The chitravina, is a 20 or 21-string fretless lute for Carnatic music played mainly in South India today, though its origins can be traced back to Bharata's Natya Shastra, where it is mentioned as a 7 string fretless instrument. It has undergone numerous developments and is today among the more prominent solo instruments in Carnatic music. It is also often seen in collaborative world music concerts and north-south Indian jugalbandis.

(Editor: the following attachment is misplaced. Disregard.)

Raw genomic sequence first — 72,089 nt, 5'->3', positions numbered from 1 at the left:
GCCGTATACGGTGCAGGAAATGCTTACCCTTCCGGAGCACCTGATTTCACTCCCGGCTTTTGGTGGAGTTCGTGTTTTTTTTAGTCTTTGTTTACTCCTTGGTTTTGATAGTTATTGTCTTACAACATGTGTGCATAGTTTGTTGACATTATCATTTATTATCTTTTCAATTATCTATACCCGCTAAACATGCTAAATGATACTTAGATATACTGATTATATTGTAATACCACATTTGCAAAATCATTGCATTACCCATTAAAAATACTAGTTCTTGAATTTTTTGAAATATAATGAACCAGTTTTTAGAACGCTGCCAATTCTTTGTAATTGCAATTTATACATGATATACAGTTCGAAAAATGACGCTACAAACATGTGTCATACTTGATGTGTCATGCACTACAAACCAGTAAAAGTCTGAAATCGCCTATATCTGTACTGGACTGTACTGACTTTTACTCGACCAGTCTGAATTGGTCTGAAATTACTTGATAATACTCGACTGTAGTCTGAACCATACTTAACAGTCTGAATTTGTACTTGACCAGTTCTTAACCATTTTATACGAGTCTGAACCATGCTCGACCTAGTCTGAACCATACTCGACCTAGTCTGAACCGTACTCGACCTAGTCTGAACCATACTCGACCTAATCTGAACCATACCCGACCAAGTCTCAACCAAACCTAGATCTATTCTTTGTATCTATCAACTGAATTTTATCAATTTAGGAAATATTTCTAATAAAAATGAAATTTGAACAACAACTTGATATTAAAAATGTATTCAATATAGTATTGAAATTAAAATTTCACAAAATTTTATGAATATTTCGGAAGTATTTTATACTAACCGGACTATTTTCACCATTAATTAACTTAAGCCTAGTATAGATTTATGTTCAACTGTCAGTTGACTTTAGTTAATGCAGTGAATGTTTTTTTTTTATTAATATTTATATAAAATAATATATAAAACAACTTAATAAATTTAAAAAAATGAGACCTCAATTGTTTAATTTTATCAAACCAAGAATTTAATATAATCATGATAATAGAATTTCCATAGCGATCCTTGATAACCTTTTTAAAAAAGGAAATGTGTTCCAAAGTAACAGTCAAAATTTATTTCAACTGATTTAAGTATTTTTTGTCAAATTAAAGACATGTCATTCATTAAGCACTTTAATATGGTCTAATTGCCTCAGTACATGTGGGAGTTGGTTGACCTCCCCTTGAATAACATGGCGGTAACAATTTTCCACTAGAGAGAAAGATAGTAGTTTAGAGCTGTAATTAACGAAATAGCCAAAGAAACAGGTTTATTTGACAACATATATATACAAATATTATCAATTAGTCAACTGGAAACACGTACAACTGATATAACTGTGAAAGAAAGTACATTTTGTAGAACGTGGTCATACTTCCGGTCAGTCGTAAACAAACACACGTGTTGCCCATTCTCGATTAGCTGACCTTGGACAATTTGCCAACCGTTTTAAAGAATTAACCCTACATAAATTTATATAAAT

The approach to tuning is in some ways similar to the sitar; in other ways it is similar to the Saraswati veena, but in many ways it is unique. It is played with a slide like a Hawaiian guitar and the north Indian vichitra veena. The first two fingers on the right hand are usually used with plectra to pluck the metal melody strings while a cylindrical block made out of hardwood (often ebony), buffalo horn, glass, steel, or teflon held by the left hand is used to slide along the strings to vary the pitch.